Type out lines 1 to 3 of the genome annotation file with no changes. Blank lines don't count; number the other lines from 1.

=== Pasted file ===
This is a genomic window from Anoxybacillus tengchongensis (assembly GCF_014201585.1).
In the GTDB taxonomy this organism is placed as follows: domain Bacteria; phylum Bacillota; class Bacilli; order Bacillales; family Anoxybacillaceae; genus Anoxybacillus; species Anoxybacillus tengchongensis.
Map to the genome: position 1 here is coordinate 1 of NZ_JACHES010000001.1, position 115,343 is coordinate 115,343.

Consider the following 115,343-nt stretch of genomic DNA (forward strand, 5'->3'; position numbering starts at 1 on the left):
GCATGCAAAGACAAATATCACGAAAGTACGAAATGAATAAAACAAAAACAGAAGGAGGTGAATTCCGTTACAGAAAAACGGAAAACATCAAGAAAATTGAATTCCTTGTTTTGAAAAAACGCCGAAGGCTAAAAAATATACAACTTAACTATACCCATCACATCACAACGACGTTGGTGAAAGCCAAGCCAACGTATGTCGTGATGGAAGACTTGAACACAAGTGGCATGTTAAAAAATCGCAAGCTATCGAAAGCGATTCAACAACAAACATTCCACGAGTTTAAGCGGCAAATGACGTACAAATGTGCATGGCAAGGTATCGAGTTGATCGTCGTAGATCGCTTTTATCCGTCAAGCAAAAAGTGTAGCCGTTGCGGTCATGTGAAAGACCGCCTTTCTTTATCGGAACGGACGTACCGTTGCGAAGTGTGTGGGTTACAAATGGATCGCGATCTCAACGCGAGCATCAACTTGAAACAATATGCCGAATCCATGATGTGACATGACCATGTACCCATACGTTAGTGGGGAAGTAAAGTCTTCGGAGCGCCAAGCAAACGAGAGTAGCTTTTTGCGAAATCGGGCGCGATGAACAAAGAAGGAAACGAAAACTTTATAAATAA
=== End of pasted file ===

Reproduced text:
This is a genomic window from Anoxybacillus tengchongensis (assembly GCF_014201585.1).
In the GTDB taxonomy this organism is placed as follows: domain Bacteria; phylum Bacillota; class Bacilli; order Bacillales; family Anoxybacillaceae; genus Anoxybacillus; species Anoxybacillus tengchongensis.
Map to the genome: position 1 here is coordinate 1 of NZ_JACHES010000001.1, position 115,343 is coordinate 115,343.